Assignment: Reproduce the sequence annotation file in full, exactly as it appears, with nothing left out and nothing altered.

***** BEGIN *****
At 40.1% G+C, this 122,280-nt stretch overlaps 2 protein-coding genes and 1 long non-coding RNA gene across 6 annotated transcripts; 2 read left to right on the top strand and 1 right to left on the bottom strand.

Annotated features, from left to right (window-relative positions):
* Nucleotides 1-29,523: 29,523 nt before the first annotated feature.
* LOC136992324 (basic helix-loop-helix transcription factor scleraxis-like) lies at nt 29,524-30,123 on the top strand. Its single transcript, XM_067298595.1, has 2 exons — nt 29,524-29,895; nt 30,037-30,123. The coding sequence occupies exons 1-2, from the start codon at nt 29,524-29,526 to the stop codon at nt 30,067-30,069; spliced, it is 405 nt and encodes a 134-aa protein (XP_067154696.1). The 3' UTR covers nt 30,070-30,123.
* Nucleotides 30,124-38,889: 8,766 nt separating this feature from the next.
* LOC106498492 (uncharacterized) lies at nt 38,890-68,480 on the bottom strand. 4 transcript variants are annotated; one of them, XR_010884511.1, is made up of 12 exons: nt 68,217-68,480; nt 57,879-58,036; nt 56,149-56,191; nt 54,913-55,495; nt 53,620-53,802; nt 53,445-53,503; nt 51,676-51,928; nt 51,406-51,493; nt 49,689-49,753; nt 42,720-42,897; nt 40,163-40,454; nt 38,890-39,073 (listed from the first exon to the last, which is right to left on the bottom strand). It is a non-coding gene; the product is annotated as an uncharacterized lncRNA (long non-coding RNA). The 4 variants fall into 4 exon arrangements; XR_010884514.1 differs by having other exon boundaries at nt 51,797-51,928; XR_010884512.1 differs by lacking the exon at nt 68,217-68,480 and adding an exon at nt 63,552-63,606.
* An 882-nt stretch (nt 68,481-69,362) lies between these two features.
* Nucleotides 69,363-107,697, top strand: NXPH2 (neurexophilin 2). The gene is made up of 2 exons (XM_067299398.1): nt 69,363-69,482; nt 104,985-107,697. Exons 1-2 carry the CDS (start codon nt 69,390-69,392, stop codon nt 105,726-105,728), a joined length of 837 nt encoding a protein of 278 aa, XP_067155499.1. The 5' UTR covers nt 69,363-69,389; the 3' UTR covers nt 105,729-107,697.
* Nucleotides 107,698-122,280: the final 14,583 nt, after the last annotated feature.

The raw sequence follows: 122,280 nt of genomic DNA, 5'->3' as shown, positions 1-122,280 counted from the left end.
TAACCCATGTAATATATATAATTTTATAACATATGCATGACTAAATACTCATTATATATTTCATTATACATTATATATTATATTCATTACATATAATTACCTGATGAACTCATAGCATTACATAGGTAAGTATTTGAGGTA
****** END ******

At 40.1% G+C, this 122,280-nt stretch overlaps 2 protein-coding genes and 1 long non-coding RNA gene across 6 annotated transcripts; 2 read left to right on the top strand and 1 right to left on the bottom strand.

Annotated features, from left to right (window-relative positions):
* Nucleotides 1-29,523: 29,523 nt before the first annotated feature.
* LOC136992324 (basic helix-loop-helix transcription factor scleraxis-like) lies at nt 29,524-30,123 on the top strand. Its single transcript, XM_067298595.1, has 2 exons — nt 29,524-29,895; nt 30,037-30,123. The coding sequence occupies exons 1-2, from the start codon at nt 29,524-29,526 to the stop codon at nt 30,067-30,069; spliced, it is 405 nt and encodes a 134-aa protein (XP_067154696.1). The 3' UTR covers nt 30,070-30,123.
* Nucleotides 30,124-38,889: 8,766 nt separating this feature from the next.
* LOC106498492 (uncharacterized) lies at nt 38,890-68,480 on the bottom strand. 4 transcript variants are annotated; one of them, XR_010884511.1, is made up of 12 exons: nt 68,217-68,480; nt 57,879-58,036; nt 56,149-56,191; nt 54,913-55,495; nt 53,620-53,802; nt 53,445-53,503; nt 51,676-51,928; nt 51,406-51,493; nt 49,689-49,753; nt 42,720-42,897; nt 40,163-40,454; nt 38,890-39,073 (listed from the first exon to the last, which is right to left on the bottom strand). It is a non-coding gene; the product is annotated as an uncharacterized lncRNA (long non-coding RNA). The 4 variants fall into 4 exon arrangements; XR_010884514.1 differs by having other exon boundaries at nt 51,797-51,928; XR_010884512.1 differs by lacking the exon at nt 68,217-68,480 and adding an exon at nt 63,552-63,606.
* An 882-nt stretch (nt 68,481-69,362) lies between these two features.
* Nucleotides 69,363-107,697, top strand: NXPH2 (neurexophilin 2). The gene is made up of 2 exons (XM_067299398.1): nt 69,363-69,482; nt 104,985-107,697. Exons 1-2 carry the CDS (start codon nt 69,390-69,392, stop codon nt 105,726-105,728), a joined length of 837 nt encoding a protein of 278 aa, XP_067155499.1. The 5' UTR covers nt 69,363-69,389; the 3' UTR covers nt 105,729-107,697.
* Nucleotides 107,698-122,280: the final 14,583 nt, after the last annotated feature.

The raw sequence follows: 122,280 nt of genomic DNA, 5'->3' as shown, positions 1-122,280 counted from the left end.
TAACCCATGTAATATATATAATTTTATAACATATGCATGACTAAATACTCATTATATATTTCATTATACATTATATATTATATTCATTACATATAATTACCTGATGAACTCATAGCATTACATAGGTAAGTATTTGAGGTA